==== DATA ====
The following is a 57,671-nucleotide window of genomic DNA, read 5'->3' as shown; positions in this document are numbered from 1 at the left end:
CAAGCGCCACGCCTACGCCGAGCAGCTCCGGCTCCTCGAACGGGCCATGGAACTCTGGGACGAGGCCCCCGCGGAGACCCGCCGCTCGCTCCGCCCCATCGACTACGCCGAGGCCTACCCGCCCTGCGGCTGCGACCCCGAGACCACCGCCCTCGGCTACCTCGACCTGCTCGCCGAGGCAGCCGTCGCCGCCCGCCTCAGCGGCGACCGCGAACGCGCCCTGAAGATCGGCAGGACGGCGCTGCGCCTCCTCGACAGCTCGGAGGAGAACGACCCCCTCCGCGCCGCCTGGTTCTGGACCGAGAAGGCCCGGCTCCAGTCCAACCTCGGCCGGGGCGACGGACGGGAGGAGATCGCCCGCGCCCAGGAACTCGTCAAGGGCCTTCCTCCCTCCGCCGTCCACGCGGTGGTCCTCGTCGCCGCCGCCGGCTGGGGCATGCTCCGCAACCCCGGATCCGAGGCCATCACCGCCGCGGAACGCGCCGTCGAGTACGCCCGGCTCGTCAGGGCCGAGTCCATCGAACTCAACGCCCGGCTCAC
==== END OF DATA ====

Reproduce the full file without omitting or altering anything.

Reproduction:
The following is a 57,671-nucleotide window of genomic DNA, read 5'->3' as shown; positions in this document are numbered from 1 at the left end:
CAAGCGCCACGCCTACGCCGAGCAGCTCCGGCTCCTCGAACGGGCCATGGAACTCTGGGACGAGGCCCCCGCGGAGACCCGCCGCTCGCTCCGCCCCATCGACTACGCCGAGGCCTACCCGCCCTGCGGCTGCGACCCCGAGACCACCGCCCTCGGCTACCTCGACCTGCTCGCCGAGGCAGCCGTCGCCGCCCGCCTCAGCGGCGACCGCGAACGCGCCCTGAAGATCGGCAGGACGGCGCTGCGCCTCCTCGACAGCTCGGAGGAGAACGACCCCCTCCGCGCCGCCTGGTTCTGGACCGAGAAGGCCCGGCTCCAGTCCAACCTCGGCCGGGGCGACGGACGGGAGGAGATCGCCCGCGCCCAGGAACTCGTCAAGGGCCTTCCTCCCTCCGCCGTCCACGCGGTGGTCCTCGTCGCCGCCGCCGGCTGGGGCATGCTCCGCAACCCCGGATCCGAGGCCATCACCGCCGCGGAACGCGCCGTCGAGTACGCCCGGCTCGTCAGGGCCGAGTCCATCGAACTCAACGCCCGGCTCAC